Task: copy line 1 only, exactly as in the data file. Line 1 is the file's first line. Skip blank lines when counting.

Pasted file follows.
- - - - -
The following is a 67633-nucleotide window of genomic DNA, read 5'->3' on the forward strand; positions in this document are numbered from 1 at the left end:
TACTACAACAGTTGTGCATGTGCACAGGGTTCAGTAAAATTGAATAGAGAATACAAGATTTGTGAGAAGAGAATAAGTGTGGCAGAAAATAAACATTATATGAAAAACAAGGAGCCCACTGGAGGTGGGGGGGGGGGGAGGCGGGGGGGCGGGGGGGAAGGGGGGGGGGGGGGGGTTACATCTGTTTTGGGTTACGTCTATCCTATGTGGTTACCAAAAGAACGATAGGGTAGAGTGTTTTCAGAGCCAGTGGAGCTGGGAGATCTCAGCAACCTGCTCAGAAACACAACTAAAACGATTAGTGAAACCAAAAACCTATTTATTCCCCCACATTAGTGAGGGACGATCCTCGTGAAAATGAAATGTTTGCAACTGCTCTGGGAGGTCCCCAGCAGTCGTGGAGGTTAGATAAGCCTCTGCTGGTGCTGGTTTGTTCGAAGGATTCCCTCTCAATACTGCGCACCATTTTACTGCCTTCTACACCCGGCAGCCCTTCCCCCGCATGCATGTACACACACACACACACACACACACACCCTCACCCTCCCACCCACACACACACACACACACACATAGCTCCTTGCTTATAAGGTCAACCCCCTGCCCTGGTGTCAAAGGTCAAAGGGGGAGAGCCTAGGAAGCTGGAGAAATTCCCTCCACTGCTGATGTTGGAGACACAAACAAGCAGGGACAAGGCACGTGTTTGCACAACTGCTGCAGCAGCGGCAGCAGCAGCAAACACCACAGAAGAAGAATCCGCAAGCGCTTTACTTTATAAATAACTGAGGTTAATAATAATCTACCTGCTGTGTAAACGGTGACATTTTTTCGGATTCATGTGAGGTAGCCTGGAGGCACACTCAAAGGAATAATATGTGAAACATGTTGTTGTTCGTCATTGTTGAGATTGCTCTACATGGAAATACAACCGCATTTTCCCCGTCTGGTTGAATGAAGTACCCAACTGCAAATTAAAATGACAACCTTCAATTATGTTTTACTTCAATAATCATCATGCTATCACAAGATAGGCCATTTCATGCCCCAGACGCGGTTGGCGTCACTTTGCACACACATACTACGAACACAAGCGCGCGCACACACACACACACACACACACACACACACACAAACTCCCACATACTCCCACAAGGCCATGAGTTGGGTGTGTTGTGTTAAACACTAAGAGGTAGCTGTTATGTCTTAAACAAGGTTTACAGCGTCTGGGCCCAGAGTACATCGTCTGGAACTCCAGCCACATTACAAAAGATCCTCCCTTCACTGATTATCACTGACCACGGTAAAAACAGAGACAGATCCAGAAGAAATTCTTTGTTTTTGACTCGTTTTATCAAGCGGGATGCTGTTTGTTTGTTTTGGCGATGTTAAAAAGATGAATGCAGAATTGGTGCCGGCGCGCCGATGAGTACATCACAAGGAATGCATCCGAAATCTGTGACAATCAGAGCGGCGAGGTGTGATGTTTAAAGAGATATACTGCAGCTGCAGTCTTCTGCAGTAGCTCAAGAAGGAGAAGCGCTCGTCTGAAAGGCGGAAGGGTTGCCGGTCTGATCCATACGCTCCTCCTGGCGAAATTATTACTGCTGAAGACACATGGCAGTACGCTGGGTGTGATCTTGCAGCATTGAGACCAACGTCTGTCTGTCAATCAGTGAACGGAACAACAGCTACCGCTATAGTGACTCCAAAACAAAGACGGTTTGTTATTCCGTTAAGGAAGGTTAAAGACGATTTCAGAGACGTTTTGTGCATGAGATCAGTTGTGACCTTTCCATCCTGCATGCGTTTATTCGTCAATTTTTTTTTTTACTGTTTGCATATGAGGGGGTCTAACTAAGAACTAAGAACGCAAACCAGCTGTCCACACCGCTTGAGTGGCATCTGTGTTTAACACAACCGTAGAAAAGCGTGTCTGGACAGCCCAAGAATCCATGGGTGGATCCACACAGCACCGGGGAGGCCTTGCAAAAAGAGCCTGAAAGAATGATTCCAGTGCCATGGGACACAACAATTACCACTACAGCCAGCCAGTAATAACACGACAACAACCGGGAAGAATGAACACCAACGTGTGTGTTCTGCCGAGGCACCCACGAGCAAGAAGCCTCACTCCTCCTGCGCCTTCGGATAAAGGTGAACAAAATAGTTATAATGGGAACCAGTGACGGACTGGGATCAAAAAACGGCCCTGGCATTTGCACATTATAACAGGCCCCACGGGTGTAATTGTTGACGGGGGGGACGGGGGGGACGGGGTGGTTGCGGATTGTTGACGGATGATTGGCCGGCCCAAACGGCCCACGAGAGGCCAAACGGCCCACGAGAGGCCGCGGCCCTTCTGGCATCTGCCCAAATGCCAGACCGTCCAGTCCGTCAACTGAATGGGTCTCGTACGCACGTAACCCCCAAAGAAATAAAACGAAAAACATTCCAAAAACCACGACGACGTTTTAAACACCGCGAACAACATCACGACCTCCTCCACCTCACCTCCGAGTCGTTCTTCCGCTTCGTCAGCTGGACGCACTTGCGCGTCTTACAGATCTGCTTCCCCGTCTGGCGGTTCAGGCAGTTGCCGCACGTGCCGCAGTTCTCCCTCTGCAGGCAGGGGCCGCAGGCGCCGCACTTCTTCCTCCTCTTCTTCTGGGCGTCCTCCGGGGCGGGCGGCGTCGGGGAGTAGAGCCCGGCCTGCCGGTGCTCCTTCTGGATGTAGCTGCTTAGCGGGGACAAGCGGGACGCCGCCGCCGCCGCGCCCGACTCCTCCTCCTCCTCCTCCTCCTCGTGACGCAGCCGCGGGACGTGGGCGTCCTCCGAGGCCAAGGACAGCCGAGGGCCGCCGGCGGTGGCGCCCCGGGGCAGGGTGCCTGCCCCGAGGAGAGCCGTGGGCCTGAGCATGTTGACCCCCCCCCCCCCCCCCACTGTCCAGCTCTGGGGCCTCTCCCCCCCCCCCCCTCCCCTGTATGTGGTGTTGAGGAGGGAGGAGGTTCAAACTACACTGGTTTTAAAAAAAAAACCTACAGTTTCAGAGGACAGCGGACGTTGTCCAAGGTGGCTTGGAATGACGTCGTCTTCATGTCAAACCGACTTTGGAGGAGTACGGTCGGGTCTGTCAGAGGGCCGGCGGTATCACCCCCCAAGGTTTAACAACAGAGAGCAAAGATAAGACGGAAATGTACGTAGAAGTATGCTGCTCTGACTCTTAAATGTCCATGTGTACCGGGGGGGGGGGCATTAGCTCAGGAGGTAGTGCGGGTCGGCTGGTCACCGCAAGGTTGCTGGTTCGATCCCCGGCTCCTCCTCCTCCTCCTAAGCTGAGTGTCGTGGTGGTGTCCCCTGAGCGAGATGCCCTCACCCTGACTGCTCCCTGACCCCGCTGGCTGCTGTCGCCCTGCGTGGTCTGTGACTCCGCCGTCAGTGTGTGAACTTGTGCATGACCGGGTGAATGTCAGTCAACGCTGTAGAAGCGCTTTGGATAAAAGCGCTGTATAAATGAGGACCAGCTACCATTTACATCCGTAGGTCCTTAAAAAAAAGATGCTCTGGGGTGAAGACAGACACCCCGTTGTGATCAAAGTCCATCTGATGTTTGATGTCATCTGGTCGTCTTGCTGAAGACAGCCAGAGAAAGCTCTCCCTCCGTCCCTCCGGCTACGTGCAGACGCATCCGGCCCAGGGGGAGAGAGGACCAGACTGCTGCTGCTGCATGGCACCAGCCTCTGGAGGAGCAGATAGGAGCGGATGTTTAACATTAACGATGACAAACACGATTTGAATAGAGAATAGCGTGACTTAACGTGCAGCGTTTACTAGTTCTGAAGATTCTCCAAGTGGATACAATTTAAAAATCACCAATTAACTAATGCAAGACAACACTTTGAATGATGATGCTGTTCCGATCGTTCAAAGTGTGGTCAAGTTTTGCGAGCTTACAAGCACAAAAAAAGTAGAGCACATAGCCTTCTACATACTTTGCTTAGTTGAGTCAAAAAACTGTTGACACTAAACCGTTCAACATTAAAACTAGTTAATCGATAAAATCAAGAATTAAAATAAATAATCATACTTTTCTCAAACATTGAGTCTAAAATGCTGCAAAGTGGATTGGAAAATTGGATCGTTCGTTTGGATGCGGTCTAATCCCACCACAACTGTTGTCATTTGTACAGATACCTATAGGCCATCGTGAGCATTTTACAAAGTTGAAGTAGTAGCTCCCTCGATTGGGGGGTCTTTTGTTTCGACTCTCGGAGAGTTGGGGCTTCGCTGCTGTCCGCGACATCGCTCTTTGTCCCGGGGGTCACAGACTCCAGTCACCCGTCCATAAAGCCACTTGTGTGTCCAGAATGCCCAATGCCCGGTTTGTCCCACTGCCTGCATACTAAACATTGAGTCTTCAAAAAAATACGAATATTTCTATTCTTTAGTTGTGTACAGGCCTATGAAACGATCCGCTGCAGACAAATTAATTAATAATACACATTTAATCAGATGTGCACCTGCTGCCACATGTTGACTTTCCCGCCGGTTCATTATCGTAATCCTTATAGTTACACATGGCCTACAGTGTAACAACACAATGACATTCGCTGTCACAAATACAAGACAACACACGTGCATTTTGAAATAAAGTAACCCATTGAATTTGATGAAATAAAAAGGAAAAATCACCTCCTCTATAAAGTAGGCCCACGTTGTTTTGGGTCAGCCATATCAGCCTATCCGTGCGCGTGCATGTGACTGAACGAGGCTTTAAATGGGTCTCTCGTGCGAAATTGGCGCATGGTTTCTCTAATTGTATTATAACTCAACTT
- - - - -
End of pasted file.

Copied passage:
The following is a 67633-nucleotide window of genomic DNA, read 5'->3' on the forward strand; positions in this document are numbered from 1 at the left end: